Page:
Preserving Film Preservation From The Right Of Publicity, Christopher J. Buccafusco, Jared Vasconcellos Grubow, Ian J. Postman Jan 2018

Preserving Film Preservation From The Right Of Publicity, Christopher J. Buccafusco, Jared Vasconcellos Grubow, Ian J. Postman

Faculty Scholarship

No abstract provided.


"Free Speech, First Amendment, And New Media For Cons And Festivals" From Pop Culture Business Handbook For Cons And Festivals, Jon Garon Jan 2017

"Free Speech, First Amendment, And New Media For Cons And Festivals" From Pop Culture Business Handbook For Cons And Festivals, Jon Garon

Faculty Scholarship

This article is part of a series of book excerpts from The Pop Culture Business Handbook for Cons and Festivals, which provides the business, strategy, and legal reference guide for fan conventions, film festivals, musical festivals, and cultural events.Although most events are organized by private parties, the location of these events in public venues and the crowd management issues involving free speech make First Amendment and free speech issues a critical component of event management. This excerpt provides a framework for understanding the legal and security issues involving free speech at public events.


Authorship, Disrupted: Ai Authors In Copyright And First Amendment Law, Margot E. Kaminski Jan 2017

Authorship, Disrupted: Ai Authors In Copyright And First Amendment Law, Margot E. Kaminski

Publications

Technology is often characterized as an outside force, with essential qualities, acting on the law. But the law, through both doctrine and theory, constructs the meaning of the technology it encounters. A particular feature of a particular technology disrupts the law only because the law has been structured in a way that makes that feature relevant. The law, in other words, plays a significant role in shaping its own disruption. This Essay is a study of how a particular technology, artificial intelligence, is framed by both copyright law and the First Amendment. How the algorithmic author is framed by these …


Finding A Fair Balance For The Right Of Publicity And First Amendment Protections, Christine Digregorio Jan 2017

Finding A Fair Balance For The Right Of Publicity And First Amendment Protections, Christine Digregorio

Touro Law Review

No abstract provided.


If Hip-Hop Were Classified And The Pentagon Papers Had Been Copyrighted: An Analysis Of Whether The Fair Use Defense In Copyright Law Is Broad Enough To Protect First Amendment Concerns, Sean Buchanan Mar 2016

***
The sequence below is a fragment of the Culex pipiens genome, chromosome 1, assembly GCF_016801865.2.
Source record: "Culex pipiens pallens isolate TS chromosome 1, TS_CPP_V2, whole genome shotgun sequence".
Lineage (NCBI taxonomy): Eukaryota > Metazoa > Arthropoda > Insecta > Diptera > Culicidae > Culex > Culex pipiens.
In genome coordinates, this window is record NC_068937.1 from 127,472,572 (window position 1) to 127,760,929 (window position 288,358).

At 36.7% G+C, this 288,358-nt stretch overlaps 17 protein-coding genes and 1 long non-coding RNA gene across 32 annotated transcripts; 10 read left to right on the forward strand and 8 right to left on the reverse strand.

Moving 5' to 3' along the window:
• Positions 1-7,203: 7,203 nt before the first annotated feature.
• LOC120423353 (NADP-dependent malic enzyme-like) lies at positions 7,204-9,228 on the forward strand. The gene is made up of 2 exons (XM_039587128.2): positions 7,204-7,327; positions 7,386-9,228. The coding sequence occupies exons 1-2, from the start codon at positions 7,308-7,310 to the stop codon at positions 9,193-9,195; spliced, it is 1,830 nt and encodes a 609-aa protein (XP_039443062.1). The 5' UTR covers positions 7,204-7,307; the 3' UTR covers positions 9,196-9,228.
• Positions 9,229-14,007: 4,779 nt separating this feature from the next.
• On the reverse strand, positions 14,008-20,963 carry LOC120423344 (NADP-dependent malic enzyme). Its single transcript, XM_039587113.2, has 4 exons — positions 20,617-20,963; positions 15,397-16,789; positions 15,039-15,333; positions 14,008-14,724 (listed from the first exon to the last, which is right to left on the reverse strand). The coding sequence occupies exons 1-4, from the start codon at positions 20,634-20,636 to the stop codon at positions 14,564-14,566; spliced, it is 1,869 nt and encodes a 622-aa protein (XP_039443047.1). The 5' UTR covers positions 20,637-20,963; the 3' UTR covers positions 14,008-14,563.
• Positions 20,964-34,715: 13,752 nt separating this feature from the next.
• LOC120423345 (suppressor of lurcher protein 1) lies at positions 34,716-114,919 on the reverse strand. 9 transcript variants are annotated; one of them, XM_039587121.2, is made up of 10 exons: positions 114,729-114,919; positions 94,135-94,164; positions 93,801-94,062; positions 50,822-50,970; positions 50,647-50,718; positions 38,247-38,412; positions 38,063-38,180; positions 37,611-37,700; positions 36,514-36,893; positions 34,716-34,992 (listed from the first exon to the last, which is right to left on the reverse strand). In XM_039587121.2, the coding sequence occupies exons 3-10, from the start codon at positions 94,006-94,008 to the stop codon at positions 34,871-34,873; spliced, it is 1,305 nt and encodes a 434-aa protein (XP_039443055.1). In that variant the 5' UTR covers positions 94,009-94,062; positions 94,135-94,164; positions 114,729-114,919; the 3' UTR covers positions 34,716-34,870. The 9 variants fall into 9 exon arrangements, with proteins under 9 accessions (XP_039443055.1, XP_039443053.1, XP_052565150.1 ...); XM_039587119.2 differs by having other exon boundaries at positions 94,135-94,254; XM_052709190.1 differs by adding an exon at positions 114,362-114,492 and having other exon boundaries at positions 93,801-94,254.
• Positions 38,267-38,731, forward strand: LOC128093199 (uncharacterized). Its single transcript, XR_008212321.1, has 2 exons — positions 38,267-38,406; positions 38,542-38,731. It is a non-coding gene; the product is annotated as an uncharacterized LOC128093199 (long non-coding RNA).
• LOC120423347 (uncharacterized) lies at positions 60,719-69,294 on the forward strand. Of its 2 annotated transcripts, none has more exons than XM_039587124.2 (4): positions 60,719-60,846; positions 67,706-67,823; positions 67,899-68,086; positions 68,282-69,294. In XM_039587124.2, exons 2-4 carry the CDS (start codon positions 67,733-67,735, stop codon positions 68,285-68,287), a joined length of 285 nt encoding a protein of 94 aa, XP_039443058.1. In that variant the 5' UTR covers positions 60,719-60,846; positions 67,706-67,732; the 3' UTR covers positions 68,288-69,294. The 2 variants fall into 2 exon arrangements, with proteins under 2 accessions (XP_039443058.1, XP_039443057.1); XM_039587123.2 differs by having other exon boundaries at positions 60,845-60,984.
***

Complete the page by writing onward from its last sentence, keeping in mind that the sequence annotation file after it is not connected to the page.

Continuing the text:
If Hip-Hop Were Classified And The Pentagon Papers Had Been Copyrighted: An Analysis Of Whether The Fair Use Defense In Copyright Law Is Broad Enough To Protect First Amendment Concerns, Sean Buchanan

Akron Intellectual Property Journal

This paper will show that copyright law conflicts with the First Amendment in that the fair use doctrine is insufficient to protect the fundamental rights and interests that underlie the First Amendment's protection of speech. To do this, the paper will examine three primary justifications of the First Amendment: individual liberty, the marketplace of ideas, and political participation. The paper will also analyze multiple situations, in which parties bring copyright suits and the defendants claim fair use, to determine whether the fair use doctrine protects the First Amendment. This paper will show that if one accepts either a marketplace of …


Extending Copyright Protection To Combat Free-Riding By Digital News Aggregators And Online Search Engines, Nancy Whitmore Jan 2016

Extending Copyright Protection To Combat Free-Riding By Digital News Aggregators And Online Search Engines, Nancy Whitmore

Nancy J. Whitmore

No abstract provided.


Dueling Monologues On The Public Domain: What Digital Copyright Can Learn From Antitrust, Timothy K. Armstrong Jan 2016

Dueling Monologues On The Public Domain: What Digital Copyright Can Learn From Antitrust, Timothy K. Armstrong

The University of Cincinnati Intellectual Property and Computer Law Journal

This article, written for the inaugural volume of the University of Cincinnati Intellectual Property and Computer Law Journal, explores the disconnect between contemporary United States intellectual property law and the often quite different consensus views of disinterested expert opinion. Questions concerning how copyright law treats the public domain (that is, uncopyrighted material) supply a lens for comparing the law as it stands with the law as scholars have suggested it should be. The ultimate goal is to understand why a quarter century of predominantly critical scholarship on intellectual property seems to have exerted such limited influence on Congress and …


Parody And The Fair Use Defense: The Best Way To Practice Safe Sex With All Your Favorite Characters, Jessica N. Schneider Jan 2016

Parody And The Fair Use Defense: The Best Way To Practice Safe Sex With All Your Favorite Characters, Jessica N. Schneider

Brooklyn Law Review